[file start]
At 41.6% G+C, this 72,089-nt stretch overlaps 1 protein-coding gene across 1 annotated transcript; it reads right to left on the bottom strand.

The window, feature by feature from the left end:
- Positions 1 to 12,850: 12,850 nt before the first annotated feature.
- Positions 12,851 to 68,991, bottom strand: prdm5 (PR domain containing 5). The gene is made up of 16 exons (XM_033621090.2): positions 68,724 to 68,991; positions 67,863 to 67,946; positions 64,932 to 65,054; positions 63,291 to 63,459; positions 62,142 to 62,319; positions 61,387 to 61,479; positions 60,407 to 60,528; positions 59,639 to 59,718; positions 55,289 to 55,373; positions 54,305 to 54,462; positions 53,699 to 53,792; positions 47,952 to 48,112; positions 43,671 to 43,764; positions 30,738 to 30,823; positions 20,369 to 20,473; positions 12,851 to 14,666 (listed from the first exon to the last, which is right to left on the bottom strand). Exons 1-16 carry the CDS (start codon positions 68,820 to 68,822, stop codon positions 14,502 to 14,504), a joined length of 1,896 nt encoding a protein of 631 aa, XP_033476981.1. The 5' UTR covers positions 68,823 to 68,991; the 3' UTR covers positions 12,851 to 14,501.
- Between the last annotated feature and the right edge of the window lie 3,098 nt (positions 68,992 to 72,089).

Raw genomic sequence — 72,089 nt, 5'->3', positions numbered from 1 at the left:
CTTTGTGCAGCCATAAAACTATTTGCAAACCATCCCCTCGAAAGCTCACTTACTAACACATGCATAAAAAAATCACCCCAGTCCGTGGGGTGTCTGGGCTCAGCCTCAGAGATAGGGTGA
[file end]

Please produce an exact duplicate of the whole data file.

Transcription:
At 41.6% G+C, this 72,089-nt stretch overlaps 1 protein-coding gene across 1 annotated transcript; it reads right to left on the bottom strand.

The window, feature by feature from the left end:
- Positions 1 to 12,850: 12,850 nt before the first annotated feature.
- Positions 12,851 to 68,991, bottom strand: prdm5 (PR domain containing 5). The gene is made up of 16 exons (XM_033621090.2): positions 68,724 to 68,991; positions 67,863 to 67,946; positions 64,932 to 65,054; positions 63,291 to 63,459; positions 62,142 to 62,319; positions 61,387 to 61,479; positions 60,407 to 60,528; positions 59,639 to 59,718; positions 55,289 to 55,373; positions 54,305 to 54,462; positions 53,699 to 53,792; positions 47,952 to 48,112; positions 43,671 to 43,764; positions 30,738 to 30,823; positions 20,369 to 20,473; positions 12,851 to 14,666 (listed from the first exon to the last, which is right to left on the bottom strand). Exons 1-16 carry the CDS (start codon positions 68,820 to 68,822, stop codon positions 14,502 to 14,504), a joined length of 1,896 nt encoding a protein of 631 aa, XP_033476981.1. The 5' UTR covers positions 68,823 to 68,991; the 3' UTR covers positions 12,851 to 14,501.
- Between the last annotated feature and the right edge of the window lie 3,098 nt (positions 68,992 to 72,089).

Raw genomic sequence — 72,089 nt, 5'->3', positions numbered from 1 at the left:
CTTTGTGCAGCCATAAAACTATTTGCAAACCATCCCCTCGAAAGCTCACTTACTAACACATGCATAAAAAAATCACCCCAGTCCGTGGGGTGTCTGGGCTCAGCCTCAGAGATAGGGTGA